Delayed Disclosure of Biggest Corporate Bond Trades Stalls
(Bloomberg) -- U.S. regulators have halted a plan to test whether delayed disclosure of corporate bond trades would boost market liquidity after a powerful group of investors, including Vanguard Group Inc., Citadel and AQR Capital Management, slammed the proposal.
A Wall Street trade group informed its members late last year that the Financial Industry Regulatory Authority’s controversial plan had been put on hold, said two people familiar with the matter. The brokerage watchdog could still make changes and go forward after consulting with the Securities and Exchange Commission, another person said.
The move comes after widespread opposition from financial titans with considerable clout. Vanguard, Ken Griffin’s Citadel and Cliff Asness’s AQR are among more than a dozen firms that wrote letters to Finra arguing that delayed reporting would increase costs for most investors and give the biggest bond funds unfair advantages over other traders. They were joined by officials who trade debt for local governments.
Finra’s plan was to review the impact of giving traders two full days before having to reveal so-called block trades -- the largest transactions. Some of the biggest money managers, such as Pacific Investment Management Co. and BlackRock Inc., have argued that a requirement that block trades be reported within 15 minutes has made it harder for banks to profit from facilitating buying and selling. That has prompted Wall Street securities firms to retrench, making it harder for buy-side participants to execute trades.
Finra first proposed its study in April 2019 and gave the public until June 11 of last year to provide feedback. The regulator has said little about the test in the seven months since the comment period expired.
“We’re continuing to review the comments received and consider potential next steps,” Finra spokesman Ray Pellecchia said.
The idea to examine keeping trades secret for 48 hours was pushed for by a panel of market participants that the SEC formed in 2017. The group, called the Fixed Income Market Structure Advisory Committee, is supposed to come up with recommendations for improving trading.
Finra informed the Securities Industry and Financial Markets Association, whose members include Wall Street’s biggest bond dealers, that the study had been put on the back burner pending further discussions with the SEC and the bond advisory panel, said the people who asked not to be named because the decision wasn’t publicly announced. Sifma backed the proposal.
Corporate bond trades are revealed through Finra’s Trade Reporting and Compliance Engine, better known as Trace. The regulator introduced the system in 2002 with the goal of increasing transparency, as most transactions have historically taken place over the phone between buyers and sellers.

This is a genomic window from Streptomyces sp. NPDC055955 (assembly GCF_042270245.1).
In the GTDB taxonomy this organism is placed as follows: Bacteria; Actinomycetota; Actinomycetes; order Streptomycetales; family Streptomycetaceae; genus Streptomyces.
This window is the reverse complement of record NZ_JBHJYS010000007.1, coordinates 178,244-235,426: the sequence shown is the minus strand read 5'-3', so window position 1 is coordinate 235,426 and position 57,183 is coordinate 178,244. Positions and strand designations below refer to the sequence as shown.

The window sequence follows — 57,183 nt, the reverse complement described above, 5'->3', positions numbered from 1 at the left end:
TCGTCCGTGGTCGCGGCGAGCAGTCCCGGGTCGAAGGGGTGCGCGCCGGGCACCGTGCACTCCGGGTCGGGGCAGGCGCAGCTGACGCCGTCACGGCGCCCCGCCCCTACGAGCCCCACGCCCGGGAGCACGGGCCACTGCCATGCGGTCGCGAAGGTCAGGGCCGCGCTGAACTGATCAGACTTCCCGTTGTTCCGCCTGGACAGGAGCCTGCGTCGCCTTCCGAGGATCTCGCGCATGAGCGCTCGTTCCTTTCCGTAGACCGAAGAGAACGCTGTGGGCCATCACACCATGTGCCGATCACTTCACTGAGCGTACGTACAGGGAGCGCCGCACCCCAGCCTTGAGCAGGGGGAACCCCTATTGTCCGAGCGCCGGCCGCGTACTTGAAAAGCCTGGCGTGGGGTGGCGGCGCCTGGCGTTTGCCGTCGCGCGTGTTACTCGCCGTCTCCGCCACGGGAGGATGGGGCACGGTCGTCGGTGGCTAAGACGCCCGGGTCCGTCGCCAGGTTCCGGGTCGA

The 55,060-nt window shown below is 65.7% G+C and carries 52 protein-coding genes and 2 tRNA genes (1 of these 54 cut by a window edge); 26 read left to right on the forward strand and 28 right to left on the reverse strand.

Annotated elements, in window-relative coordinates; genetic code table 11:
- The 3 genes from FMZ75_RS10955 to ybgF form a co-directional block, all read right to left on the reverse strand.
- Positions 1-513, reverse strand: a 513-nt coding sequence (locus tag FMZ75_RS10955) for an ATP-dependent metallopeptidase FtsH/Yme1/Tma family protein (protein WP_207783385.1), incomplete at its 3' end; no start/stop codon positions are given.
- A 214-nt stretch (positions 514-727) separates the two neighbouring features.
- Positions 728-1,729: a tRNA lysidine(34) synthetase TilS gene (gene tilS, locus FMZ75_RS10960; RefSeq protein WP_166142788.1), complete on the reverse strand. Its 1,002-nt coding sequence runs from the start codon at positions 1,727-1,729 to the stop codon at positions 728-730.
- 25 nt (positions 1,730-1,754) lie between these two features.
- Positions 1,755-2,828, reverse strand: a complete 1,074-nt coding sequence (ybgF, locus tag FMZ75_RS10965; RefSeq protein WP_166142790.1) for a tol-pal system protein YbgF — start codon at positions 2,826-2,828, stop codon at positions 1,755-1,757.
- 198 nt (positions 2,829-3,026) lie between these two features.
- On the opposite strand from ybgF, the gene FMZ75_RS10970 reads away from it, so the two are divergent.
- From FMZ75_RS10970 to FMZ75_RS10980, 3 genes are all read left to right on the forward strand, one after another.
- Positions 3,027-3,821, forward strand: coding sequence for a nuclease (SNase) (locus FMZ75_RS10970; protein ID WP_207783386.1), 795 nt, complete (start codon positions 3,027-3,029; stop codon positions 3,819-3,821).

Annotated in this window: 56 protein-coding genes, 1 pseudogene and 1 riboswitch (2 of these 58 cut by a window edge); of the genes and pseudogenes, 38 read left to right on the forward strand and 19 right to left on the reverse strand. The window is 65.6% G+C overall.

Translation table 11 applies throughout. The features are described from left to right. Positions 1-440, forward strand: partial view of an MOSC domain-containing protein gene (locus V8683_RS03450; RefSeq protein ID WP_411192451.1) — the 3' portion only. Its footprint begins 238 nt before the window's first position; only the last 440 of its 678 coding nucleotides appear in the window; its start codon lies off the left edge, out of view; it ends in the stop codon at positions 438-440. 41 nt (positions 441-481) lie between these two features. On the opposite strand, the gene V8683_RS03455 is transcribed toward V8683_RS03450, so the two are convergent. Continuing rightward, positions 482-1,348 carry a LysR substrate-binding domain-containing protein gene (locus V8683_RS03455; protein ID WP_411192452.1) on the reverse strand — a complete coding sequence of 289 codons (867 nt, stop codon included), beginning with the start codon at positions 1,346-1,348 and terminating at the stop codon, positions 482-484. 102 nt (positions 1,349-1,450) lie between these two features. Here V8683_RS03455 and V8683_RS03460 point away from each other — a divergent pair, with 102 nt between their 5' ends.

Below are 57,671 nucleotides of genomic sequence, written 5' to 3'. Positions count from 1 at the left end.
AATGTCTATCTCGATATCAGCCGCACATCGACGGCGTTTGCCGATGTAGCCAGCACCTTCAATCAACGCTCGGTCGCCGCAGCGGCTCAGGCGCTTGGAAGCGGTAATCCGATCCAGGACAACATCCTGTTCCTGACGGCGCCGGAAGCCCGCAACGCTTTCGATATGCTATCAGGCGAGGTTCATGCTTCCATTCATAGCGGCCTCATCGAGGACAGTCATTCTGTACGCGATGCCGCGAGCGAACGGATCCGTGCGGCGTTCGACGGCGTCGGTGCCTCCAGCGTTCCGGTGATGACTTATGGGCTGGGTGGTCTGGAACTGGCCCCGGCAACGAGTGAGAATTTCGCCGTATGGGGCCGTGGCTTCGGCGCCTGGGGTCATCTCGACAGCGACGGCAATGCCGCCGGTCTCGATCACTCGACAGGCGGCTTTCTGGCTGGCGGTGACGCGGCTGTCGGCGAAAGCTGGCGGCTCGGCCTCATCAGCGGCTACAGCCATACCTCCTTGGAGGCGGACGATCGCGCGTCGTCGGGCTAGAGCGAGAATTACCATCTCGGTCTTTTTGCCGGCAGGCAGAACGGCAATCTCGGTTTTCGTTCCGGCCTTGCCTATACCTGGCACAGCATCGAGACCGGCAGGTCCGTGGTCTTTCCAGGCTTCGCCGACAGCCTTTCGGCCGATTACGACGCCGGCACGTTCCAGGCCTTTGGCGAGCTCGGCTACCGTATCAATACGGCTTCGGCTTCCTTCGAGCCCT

“Sifma believes Finra should move forward expeditiously to implement changes to the Trace system that will boost block trade liquidity,” Chris Killian, a managing director for the trade group, said in a statement.
An SEC spokeswoman declined to comment.
A common refrain among Wall Street banks is that rules passed in the wake of the 2008 financial crisis made it harder and more expensive for them to hold large inventories of corporate bonds. That has prompted banks to function mostly as intermediaries that link up buyers and sellers, rather than purchasing big blocks of bonds from investors and then unloading the debt over time for a profit.
Pimco argues that real-time reporting has exacerbated the issue by leading to higher transaction costs. That’s in part because market participants quickly know what was bought and at what price, so banks have a hard time flipping a bond for more than they paid for it. In a June letter to Finra, Pimco said there have been instances when brokers pulled back from making a market because the transaction price was “simply too high.”
Vanguard disputes those claims. In its letter, the asset-management giant said there’s no proof that prompt disclosure of trades is hurting liquidity. But it is clear, according to Vanguard, that increased transparency lowers transaction costs. It called the proposed study “a harmful solution to an unsubstantiated problem.”
Regardless of who’s right, Pimco said now is the time to evaluate whether regulators need to revamp rules because markets are calm and investor demand for corporate debt is high. No one would want to find out that there are severe problems during a meltdown, Chief Investment Officer Mihir Worah said in the firm’s letter to Finra.
“If Finra delays examining these changes -- or chooses not to proceed with the study at all -- it may take another financial market crisis to expose some of the concerns that numerous market participants have raised,” Worah said.
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